According to The Myanmar Times, Daw Aung San Suu Kyi is filing a libel suit. Not as one might think against the government and its years of slandering her, but rather against her brother, U Aung San Oo. The two notoriously don’t get along and have disputed ownership of Daw Suu’s house on 54 University Ave. Recently, U Aung San Oo published an article in the Monitor in which he claimed that he won the dispute, even though the more recent case hasn’t been resolved. The Rangoon Region High Court decided to accept the case last week.
The case is interesting for two reasons. First, I think this is the first time a court has accepted a lawsuit initiated by Suu Kyi herself. Second, as I’ve mentioned before, Southeast Asian leaders love libel law (how’s that for alliteration). I don’t think Suu Kyi is coming anywhere close to Lee Kuan Yew, but I also haven’t heard her talk about the role of libel law in political life. How far would she go in balancing the right to information with the right to privacy? If I have another chance to ask her questions, I’ll try to get that one in.
Two bits of news came out today that throw up further questions about Indonesia’s legal system. Over a year ago, I mentioned a case in which an Indonesian woman, Slamet Yuwono, was sued for defamation after she’d posted negative comments on Facebook. At the time, she had won on appeal. However, now the Supreme Court has found her guilty and sentenced her to six months imprisonment. According to an interview in The Jakarta Post, her lawyer claimed:
Making a comment is everybody’s right… If that kind of regulation is implemented, there would be many Indonesians in jail because of negative comments on sites such as Facebook and Twitter.
In other news, according to The Jakarta Post, President Yudhoyono issued a decree to temporarily suspend Imas Dianasari, judge allegedly caught accepting a bribe on June 30. Unilaterally suspending judges is, to say the least, an exceptional power, granted in response to concerns over the corruption in Indonesia’s judiciary. As far as I can recall, this is the first time under SBY’s administration Indonesia that the president suspended a judge (although I’m not sure on this point). It’ll be worth keeping an eye out to see how this power is used in the future.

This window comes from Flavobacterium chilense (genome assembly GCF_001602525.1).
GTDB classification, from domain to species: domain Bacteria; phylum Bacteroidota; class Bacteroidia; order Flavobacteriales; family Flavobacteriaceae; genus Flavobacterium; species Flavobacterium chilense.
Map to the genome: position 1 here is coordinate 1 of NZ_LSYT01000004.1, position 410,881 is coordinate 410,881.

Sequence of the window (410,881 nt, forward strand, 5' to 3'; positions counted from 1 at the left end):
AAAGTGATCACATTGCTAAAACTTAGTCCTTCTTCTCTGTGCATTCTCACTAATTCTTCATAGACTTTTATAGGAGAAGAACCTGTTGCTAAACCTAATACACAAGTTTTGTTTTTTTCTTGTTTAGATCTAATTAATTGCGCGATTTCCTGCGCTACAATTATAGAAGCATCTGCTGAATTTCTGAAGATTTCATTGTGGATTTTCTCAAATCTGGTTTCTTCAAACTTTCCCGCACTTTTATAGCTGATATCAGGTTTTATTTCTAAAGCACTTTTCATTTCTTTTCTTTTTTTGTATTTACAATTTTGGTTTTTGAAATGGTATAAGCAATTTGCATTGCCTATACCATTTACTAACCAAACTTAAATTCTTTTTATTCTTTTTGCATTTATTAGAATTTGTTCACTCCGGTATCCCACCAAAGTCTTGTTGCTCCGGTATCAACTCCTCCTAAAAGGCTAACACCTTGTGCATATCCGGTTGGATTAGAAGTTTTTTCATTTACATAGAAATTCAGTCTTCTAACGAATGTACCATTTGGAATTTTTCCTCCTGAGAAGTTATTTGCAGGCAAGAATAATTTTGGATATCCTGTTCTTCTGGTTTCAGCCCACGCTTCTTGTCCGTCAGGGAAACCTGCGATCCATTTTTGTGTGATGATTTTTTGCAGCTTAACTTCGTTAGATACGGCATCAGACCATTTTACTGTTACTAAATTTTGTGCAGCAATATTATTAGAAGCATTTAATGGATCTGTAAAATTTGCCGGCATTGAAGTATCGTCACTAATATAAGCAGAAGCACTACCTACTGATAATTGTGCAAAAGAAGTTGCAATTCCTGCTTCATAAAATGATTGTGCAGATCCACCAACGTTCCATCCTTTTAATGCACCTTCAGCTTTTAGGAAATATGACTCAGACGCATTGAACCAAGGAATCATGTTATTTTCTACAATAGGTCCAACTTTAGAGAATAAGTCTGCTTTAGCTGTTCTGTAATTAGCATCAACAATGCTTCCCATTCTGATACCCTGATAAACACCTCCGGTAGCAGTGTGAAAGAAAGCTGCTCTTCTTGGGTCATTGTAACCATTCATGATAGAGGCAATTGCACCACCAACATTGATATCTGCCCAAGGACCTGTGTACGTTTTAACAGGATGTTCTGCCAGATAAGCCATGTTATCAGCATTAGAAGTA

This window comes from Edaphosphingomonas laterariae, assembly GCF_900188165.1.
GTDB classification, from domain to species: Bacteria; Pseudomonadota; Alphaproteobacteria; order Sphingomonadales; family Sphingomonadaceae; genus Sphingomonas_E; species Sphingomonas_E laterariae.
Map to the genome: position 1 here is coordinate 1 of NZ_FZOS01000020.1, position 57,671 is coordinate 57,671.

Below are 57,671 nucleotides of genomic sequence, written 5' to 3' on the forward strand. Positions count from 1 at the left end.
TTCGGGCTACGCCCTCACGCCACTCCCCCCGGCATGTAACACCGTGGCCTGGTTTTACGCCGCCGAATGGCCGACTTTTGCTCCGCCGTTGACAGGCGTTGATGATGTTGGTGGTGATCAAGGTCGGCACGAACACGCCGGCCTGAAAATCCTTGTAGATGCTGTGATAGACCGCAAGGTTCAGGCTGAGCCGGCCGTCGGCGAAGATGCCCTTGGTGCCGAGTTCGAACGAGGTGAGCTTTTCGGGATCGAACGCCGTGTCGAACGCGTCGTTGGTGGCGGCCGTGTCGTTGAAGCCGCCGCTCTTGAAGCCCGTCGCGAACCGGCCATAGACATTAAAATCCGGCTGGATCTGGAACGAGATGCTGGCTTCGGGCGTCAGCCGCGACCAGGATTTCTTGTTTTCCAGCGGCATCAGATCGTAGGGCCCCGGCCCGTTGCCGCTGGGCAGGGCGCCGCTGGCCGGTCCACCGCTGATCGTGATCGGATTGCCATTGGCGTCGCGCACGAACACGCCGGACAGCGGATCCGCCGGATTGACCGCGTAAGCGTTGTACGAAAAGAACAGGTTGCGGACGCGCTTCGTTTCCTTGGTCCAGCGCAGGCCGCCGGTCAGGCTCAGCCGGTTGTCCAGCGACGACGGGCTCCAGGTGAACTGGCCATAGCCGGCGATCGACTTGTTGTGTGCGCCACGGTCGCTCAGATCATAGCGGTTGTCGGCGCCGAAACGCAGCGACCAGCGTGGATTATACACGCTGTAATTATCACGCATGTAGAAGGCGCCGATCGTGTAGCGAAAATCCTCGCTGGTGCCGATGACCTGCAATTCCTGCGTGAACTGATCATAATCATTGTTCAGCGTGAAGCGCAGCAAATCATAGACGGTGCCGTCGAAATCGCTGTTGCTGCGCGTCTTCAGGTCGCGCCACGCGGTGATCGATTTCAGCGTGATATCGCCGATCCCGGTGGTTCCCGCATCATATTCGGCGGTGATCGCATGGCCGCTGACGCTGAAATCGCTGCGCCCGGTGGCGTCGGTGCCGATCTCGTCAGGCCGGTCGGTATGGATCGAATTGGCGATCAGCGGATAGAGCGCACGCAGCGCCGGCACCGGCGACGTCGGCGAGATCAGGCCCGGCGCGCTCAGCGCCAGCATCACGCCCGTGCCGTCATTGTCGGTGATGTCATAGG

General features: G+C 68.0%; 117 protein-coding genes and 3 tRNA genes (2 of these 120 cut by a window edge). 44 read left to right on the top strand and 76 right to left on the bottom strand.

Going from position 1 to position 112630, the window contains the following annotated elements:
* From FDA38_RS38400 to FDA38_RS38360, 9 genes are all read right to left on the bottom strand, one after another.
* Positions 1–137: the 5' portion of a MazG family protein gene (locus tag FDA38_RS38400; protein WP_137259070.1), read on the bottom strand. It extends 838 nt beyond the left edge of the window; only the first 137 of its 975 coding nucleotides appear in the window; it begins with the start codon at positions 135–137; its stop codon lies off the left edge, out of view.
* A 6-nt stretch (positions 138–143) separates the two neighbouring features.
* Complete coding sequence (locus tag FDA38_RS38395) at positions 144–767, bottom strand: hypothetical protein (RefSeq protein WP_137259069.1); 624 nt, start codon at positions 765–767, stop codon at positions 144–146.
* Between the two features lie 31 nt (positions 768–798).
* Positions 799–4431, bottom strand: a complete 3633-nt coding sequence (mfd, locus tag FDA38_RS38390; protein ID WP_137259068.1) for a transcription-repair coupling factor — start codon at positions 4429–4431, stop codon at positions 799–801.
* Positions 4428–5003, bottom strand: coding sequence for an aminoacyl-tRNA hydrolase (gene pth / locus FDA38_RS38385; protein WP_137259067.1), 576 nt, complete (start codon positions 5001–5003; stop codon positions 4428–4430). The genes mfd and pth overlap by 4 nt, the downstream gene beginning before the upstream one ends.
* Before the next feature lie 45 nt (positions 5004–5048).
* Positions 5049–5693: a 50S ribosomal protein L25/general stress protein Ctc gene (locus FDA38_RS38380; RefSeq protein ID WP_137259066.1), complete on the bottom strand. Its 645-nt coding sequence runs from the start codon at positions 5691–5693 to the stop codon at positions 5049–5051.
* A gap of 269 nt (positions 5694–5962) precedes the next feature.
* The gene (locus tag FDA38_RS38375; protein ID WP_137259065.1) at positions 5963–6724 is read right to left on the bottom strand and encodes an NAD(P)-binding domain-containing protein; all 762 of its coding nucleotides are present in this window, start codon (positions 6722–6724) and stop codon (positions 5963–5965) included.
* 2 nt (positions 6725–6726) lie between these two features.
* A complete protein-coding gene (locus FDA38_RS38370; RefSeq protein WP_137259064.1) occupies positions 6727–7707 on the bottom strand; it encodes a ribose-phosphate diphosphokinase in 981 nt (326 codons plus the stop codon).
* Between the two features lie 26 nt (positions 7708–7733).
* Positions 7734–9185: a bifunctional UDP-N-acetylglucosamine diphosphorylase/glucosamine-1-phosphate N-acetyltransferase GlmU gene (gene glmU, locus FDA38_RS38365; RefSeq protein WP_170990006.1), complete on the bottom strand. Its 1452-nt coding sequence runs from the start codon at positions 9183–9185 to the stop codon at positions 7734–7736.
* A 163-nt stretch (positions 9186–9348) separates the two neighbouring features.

As I’ve mentioned before, libel is a serious crime in Singapore. According to BBC, U.K. author Alan Shadrake was recently convicted of defaming the judiciary and sentenced to 6 weeks and S$20,000. In particular, Shadrake accused judges of not being impartial in death penalty cases. It’s too bad Singapore has adopted such heavy handed tactics – its judiciary otherwise ranks amongst the best in Asia, if not the world.
Singapore’s reigning PAP has become notorious for his use of libel suits against opposition politicians. Others have joined the club. Dr. Mahathir, Malaysia’s strongman-turned-blogger, is now threatening to sue author Barry Wain regarding a critical biography he wrote about the ex-PM. Private companies have also used the technique. In Indonesia, a hospital sued a woman for libel after her negative comments were posted on facebook (fortunately, she won the case).
The use of law to silence critics is nothing new in Southeast Asia. Indeed, libel laws are popular because they not only discourage political activism, but also any open criticism. Active censorship is relatively costly, requiring numerous personnel to read over publications for any hint of political criticism. By contrast, a libel lawsuit targets only one critic but sends a chilling effect throughout the system (especially when the government claims large damages).
However, I’ve seen much less discussion of the jurisprudential doctrine of libel law in Southeast Asia. What exactly is libel? Does the outcome of the case depend on the power of the plaintiff, amount of damages claimed, or a combination? Most importantly, have any defendants won libel cases, and if so in what circumstances? I apologize this isn’t an area I know much about, so I invite readers to leave comments if they have insights.